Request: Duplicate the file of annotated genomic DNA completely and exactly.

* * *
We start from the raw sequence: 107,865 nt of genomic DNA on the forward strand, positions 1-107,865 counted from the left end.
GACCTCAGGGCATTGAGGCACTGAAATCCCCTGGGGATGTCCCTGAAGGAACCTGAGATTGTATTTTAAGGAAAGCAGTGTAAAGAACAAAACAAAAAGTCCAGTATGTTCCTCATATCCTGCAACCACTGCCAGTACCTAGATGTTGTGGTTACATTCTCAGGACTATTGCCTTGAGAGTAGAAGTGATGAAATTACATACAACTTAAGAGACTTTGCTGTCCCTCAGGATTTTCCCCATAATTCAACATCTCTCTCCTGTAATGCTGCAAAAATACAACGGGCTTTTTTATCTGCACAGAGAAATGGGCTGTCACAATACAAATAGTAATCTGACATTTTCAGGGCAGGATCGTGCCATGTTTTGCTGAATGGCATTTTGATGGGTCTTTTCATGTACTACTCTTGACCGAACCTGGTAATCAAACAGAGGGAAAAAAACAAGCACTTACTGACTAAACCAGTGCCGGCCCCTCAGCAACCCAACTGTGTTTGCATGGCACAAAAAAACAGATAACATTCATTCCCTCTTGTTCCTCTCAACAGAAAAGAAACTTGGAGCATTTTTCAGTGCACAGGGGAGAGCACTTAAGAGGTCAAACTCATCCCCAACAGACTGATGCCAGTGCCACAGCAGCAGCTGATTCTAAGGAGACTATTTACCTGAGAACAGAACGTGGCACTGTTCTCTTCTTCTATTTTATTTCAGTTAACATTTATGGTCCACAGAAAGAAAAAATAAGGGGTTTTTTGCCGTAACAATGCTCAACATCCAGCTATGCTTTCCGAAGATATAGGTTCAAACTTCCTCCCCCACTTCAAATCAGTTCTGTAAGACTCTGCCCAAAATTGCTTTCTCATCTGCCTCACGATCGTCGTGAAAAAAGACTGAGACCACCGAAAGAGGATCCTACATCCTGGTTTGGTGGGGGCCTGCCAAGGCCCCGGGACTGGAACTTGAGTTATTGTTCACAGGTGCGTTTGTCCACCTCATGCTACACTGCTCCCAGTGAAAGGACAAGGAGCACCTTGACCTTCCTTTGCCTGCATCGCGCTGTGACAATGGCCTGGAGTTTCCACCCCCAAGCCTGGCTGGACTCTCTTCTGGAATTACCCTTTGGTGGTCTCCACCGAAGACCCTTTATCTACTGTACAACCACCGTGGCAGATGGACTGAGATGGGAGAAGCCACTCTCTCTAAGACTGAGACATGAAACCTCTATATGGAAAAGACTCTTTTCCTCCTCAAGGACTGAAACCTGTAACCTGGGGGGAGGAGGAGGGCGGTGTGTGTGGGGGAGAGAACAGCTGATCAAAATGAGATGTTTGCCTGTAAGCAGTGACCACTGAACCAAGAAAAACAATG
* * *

We start from the raw sequence: 107,865 nt of genomic DNA on the forward strand, positions 1-107,865 counted from the left end.
GACCTCAGGGCATTGAGGCACTGAAATCCCCTGGGGATGTCCCTGAAGGAACCTGAGATTGTATTTTAAGGAAAGCAGTGTAAAGAACAAAACAAAAAGTCCAGTATGTTCCTCATATCCTGCAACCACTGCCAGTACCTAGATGTTGTGGTTACATTCTCAGGACTATTGCCTTGAGAGTAGAAGTGATGAAATTACATACAACTTAAGAGACTTTGCTGTCCCTCAGGATTTTCCCCATAATTCAACATCTCTCTCCTGTAATGCTGCAAAAATACAACGGGCTTTTTTATCTGCACAGAGAAATGGGCTGTCACAATACAAATAGTAATCTGACATTTTCAGGGCAGGATCGTGCCATGTTTTGCTGAATGGCATTTTGATGGGTCTTTTCATGTACTACTCTTGACCGAACCTGGTAATCAAACAGAGGGAAAAAAACAAGCACTTACTGACTAAACCAGTGCCGGCCCCTCAGCAACCCAACTGTGTTTGCATGGCACAAAAAAACAGATAACATTCATTCCCTCTTGTTCCTCTCAACAGAAAAGAAACTTGGAGCATTTTTCAGTGCACAGGGGAGAGCACTTAAGAGGTCAAACTCATCCCCAACAGACTGATGCCAGTGCCACAGCAGCAGCTGATTCTAAGGAGACTATTTACCTGAGAACAGAACGTGGCACTGTTCTCTTCTTCTATTTTATTTCAGTTAACATTTATGGTCCACAGAAAGAAAAAATAAGGGGTTTTTTGCCGTAACAATGCTCAACATCCAGCTATGCTTTCCGAAGATATAGGTTCAAACTTCCTCCCCCACTTCAAATCAGTTCTGTAAGACTCTGCCCAAAATTGCTTTCTCATCTGCCTCACGATCGTCGTGAAAAAAGACTGAGACCACCGAAAGAGGATCCTACATCCTGGTTTGGTGGGGGCCTGCCAAGGCCCCGGGACTGGAACTTGAGTTATTGTTCACAGGTGCGTTTGTCCACCTCATGCTACACTGCTCCCAGTGAAAGGACAAGGAGCACCTTGACCTTCCTTTGCCTGCATCGCGCTGTGACAATGGCCTGGAGTTTCCACCCCCAAGCCTGGCTGGACTCTCTTCTGGAATTACCCTTTGGTGGTCTCCACCGAAGACCCTTTATCTACTGTACAACCACCGTGGCAGATGGACTGAGATGGGAGAAGCCACTCTCTCTAAGACTGAGACATGAAACCTCTATATGGAAAAGACTCTTTTCCTCCTCAAGGACTGAAACCTGTAACCTGGGGGGAGGAGGAGGGCGGTGTGTGTGGGGGAGAGAACAGCTGATCAAAATGAGATGTTTGCCTGTAAGCAGTGACCACTGAACCAAGAAAAACAATG